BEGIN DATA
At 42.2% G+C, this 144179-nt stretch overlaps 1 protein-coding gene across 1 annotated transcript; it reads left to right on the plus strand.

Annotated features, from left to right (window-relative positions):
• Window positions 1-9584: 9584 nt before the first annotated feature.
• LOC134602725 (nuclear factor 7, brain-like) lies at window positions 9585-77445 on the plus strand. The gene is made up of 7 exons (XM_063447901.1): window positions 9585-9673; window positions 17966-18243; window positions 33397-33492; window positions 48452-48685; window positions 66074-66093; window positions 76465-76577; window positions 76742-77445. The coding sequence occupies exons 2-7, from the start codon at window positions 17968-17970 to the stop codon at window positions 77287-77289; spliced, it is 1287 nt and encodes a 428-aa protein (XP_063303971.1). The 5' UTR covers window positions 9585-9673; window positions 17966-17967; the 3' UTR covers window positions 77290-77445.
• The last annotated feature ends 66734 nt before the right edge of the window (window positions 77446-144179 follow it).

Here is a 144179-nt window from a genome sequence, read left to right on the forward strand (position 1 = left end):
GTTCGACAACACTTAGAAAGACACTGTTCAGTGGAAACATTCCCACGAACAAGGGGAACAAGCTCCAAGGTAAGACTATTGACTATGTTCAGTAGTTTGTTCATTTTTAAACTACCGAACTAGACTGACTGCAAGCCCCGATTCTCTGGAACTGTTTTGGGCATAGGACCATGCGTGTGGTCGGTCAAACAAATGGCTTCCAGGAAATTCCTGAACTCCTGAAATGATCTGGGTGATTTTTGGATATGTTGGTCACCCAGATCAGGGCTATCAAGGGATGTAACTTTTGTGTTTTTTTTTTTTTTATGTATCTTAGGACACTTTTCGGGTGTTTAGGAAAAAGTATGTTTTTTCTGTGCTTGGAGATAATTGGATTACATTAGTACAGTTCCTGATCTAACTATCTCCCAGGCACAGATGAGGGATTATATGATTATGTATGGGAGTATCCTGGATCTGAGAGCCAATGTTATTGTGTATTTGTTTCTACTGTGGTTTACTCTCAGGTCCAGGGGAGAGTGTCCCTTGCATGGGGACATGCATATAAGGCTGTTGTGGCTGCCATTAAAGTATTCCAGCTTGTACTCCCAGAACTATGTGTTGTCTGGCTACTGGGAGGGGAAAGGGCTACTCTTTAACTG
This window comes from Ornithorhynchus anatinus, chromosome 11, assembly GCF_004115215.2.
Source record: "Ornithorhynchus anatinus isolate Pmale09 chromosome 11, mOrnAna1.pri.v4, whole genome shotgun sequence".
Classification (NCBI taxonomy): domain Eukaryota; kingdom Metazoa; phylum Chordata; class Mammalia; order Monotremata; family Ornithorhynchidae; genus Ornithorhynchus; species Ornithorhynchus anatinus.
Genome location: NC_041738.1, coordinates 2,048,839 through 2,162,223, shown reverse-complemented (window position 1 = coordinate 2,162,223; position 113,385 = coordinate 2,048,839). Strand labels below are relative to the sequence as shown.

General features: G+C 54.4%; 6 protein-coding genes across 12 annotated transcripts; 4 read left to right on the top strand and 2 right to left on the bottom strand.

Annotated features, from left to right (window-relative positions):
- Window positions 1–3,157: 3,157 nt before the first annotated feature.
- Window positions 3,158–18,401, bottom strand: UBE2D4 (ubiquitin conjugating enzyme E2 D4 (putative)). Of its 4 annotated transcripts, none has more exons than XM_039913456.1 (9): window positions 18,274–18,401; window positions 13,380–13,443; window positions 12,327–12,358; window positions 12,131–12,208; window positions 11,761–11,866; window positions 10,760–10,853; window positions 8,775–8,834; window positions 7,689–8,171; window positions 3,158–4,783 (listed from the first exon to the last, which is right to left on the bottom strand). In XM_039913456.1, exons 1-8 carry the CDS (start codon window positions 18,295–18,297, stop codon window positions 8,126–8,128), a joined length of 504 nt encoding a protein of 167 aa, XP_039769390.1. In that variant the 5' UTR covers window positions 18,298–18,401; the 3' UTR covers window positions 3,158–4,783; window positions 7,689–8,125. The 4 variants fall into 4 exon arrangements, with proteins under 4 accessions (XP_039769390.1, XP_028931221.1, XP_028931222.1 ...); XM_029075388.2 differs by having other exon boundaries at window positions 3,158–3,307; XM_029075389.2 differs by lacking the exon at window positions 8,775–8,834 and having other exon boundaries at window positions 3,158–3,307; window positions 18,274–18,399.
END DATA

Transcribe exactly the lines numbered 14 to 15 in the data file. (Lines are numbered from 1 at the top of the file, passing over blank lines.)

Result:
- Window positions 1–3,157: 3,157 nt before the first annotated feature.
- Window positions 3,158–18,401, bottom strand: UBE2D4 (ubiquitin conjugating enzyme E2 D4 (putative)). Of its 4 annotated transcripts, none has more exons than XM_039913456.1 (9): window positions 18,274–18,401; window positions 13,380–13,443; window positions 12,327–12,358; window positions 12,131–12,208; window positions 11,761–11,866; window positions 10,760–10,853; window positions 8,775–8,834; window positions 7,689–8,171; window positions 3,158–4,783 (listed from the first exon to the last, which is right to left on the bottom strand). In XM_039913456.1, exons 1-8 carry the CDS (start codon window positions 18,295–18,297, stop codon window positions 8,126–8,128), a joined length of 504 nt encoding a protein of 167 aa, XP_039769390.1. In that variant the 5' UTR covers window positions 18,298–18,401; the 3' UTR covers window positions 3,158–4,783; window positions 7,689–8,125. The 4 variants fall into 4 exon arrangements, with proteins under 4 accessions (XP_039769390.1, XP_028931221.1, XP_028931222.1 ...); XM_029075388.2 differs by having other exon boundaries at window positions 3,158–3,307; XM_029075389.2 differs by lacking the exon at window positions 8,775–8,834 and having other exon boundaries at window positions 3,158–3,307; window positions 18,274–18,399.